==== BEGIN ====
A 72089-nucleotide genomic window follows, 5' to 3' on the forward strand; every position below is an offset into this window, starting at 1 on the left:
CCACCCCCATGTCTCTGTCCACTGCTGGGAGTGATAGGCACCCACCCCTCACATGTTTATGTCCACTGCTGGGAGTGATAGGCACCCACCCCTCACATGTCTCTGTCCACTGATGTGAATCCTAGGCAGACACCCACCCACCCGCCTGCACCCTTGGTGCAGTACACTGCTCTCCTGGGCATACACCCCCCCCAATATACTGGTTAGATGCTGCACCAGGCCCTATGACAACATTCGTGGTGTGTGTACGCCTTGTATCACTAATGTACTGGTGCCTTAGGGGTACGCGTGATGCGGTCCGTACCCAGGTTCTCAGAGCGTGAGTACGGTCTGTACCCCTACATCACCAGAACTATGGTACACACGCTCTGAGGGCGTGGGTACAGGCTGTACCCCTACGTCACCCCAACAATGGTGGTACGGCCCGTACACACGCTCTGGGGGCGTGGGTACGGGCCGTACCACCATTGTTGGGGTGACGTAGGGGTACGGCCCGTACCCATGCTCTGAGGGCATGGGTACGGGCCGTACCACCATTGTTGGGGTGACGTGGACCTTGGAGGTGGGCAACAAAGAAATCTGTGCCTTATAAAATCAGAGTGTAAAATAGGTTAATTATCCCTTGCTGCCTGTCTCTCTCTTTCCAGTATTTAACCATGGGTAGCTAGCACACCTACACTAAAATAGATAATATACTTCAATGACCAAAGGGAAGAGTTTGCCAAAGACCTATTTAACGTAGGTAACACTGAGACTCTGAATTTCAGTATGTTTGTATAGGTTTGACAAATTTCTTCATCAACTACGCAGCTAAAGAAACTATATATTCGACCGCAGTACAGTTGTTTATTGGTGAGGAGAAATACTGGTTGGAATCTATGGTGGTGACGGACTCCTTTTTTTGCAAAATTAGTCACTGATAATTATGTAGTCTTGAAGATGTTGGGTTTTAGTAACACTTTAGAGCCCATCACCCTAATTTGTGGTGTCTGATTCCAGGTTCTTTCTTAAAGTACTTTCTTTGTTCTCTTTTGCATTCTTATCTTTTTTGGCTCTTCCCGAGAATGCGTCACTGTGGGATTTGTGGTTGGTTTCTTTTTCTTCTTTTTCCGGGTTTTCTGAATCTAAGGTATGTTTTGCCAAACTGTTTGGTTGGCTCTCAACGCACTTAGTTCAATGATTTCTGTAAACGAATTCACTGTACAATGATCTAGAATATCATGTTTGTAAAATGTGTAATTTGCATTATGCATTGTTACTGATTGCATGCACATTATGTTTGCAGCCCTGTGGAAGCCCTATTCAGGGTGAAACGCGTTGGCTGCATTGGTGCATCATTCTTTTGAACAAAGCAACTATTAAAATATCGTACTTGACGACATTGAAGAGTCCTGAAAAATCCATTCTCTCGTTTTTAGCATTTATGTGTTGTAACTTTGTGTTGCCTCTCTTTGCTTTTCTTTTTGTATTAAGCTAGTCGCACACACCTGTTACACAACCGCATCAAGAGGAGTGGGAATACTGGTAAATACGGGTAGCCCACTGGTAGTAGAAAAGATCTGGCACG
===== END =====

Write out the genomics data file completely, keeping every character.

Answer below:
A 72089-nucleotide genomic window follows, 5' to 3' on the forward strand; every position below is an offset into this window, starting at 1 on the left:
CCACCCCCATGTCTCTGTCCACTGCTGGGAGTGATAGGCACCCACCCCTCACATGTTTATGTCCACTGCTGGGAGTGATAGGCACCCACCCCTCACATGTCTCTGTCCACTGATGTGAATCCTAGGCAGACACCCACCCACCCGCCTGCACCCTTGGTGCAGTACACTGCTCTCCTGGGCATACACCCCCCCCAATATACTGGTTAGATGCTGCACCAGGCCCTATGACAACATTCGTGGTGTGTGTACGCCTTGTATCACTAATGTACTGGTGCCTTAGGGGTACGCGTGATGCGGTCCGTACCCAGGTTCTCAGAGCGTGAGTACGGTCTGTACCCCTACATCACCAGAACTATGGTACACACGCTCTGAGGGCGTGGGTACAGGCTGTACCCCTACGTCACCCCAACAATGGTGGTACGGCCCGTACACACGCTCTGGGGGCGTGGGTACGGGCCGTACCACCATTGTTGGGGTGACGTAGGGGTACGGCCCGTACCCATGCTCTGAGGGCATGGGTACGGGCCGTACCACCATTGTTGGGGTGACGTGGACCTTGGAGGTGGGCAACAAAGAAATCTGTGCCTTATAAAATCAGAGTGTAAAATAGGTTAATTATCCCTTGCTGCCTGTCTCTCTCTTTCCAGTATTTAACCATGGGTAGCTAGCACACCTACACTAAAATAGATAATATACTTCAATGACCAAAGGGAAGAGTTTGCCAAAGACCTATTTAACGTAGGTAACACTGAGACTCTGAATTTCAGTATGTTTGTATAGGTTTGACAAATTTCTTCATCAACTACGCAGCTAAAGAAACTATATATTCGACCGCAGTACAGTTGTTTATTGGTGAGGAGAAATACTGGTTGGAATCTATGGTGGTGACGGACTCCTTTTTTTGCAAAATTAGTCACTGATAATTATGTAGTCTTGAAGATGTTGGGTTTTAGTAACACTTTAGAGCCCATCACCCTAATTTGTGGTGTCTGATTCCAGGTTCTTTCTTAAAGTACTTTCTTTGTTCTCTTTTGCATTCTTATCTTTTTTGGCTCTTCCCGAGAATGCGTCACTGTGGGATTTGTGGTTGGTTTCTTTTTCTTCTTTTTCCGGGTTTTCTGAATCTAAGGTATGTTTTGCCAAACTGTTTGGTTGGCTCTCAACGCACTTAGTTCAATGATTTCTGTAAACGAATTCACTGTACAATGATCTAGAATATCATGTTTGTAAAATGTGTAATTTGCATTATGCATTGTTACTGATTGCATGCACATTATGTTTGCAGCCCTGTGGAAGCCCTATTCAGGGTGAAACGCGTTGGCTGCATTGGTGCATCATTCTTTTGAACAAAGCAACTATTAAAATATCGTACTTGACGACATTGAAGAGTCCTGAAAAATCCATTCTCTCGTTTTTAGCATTTATGTGTTGTAACTTTGTGTTGCCTCTCTTTGCTTTTCTTTTTGTATTAAGCTAGTCGCACACACCTGTTACACAACCGCATCAAGAGGAGTGGGAATACTGGTAAATACGGGTAGCCCACTGGTAGTAGAAAAGATCTGGCACG